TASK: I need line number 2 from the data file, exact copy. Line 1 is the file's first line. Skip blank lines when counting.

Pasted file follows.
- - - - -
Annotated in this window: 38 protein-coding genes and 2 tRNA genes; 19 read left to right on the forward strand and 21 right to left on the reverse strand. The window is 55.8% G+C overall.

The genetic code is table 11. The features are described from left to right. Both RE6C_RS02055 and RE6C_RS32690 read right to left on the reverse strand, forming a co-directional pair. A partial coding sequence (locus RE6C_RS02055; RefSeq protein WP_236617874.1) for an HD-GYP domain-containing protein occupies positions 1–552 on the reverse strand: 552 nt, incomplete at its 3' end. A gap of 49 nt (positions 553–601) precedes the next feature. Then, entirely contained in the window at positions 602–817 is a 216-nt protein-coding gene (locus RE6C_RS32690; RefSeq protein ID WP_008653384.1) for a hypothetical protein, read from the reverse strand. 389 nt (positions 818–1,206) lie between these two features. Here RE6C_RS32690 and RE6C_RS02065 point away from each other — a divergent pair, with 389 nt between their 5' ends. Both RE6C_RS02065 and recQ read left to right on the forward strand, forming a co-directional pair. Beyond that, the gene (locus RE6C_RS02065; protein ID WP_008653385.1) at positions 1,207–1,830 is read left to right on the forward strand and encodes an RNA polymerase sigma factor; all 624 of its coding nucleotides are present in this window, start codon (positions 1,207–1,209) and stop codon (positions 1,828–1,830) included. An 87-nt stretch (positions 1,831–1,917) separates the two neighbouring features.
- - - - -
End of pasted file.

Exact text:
The genetic code is table 11. The features are described from left to right. Both RE6C_RS02055 and RE6C_RS32690 read right to left on the reverse strand, forming a co-directional pair. A partial coding sequence (locus RE6C_RS02055; RefSeq protein WP_236617874.1) for an HD-GYP domain-containing protein occupies positions 1–552 on the reverse strand: 552 nt, incomplete at its 3' end. A gap of 49 nt (positions 553–601) precedes the next feature. Then, entirely contained in the window at positions 602–817 is a 216-nt protein-coding gene (locus RE6C_RS32690; RefSeq protein ID WP_008653384.1) for a hypothetical protein, read from the reverse strand. 389 nt (positions 818–1,206) lie between these two features. Here RE6C_RS32690 and RE6C_RS02065 point away from each other — a divergent pair, with 389 nt between their 5' ends. Both RE6C_RS02065 and recQ read left to right on the forward strand, forming a co-directional pair. Beyond that, the gene (locus RE6C_RS02065; protein ID WP_008653385.1) at positions 1,207–1,830 is read left to right on the forward strand and encodes an RNA polymerase sigma factor; all 624 of its coding nucleotides are present in this window, start codon (positions 1,207–1,209) and stop codon (positions 1,828–1,830) included. An 87-nt stretch (positions 1,831–1,917) separates the two neighbouring features.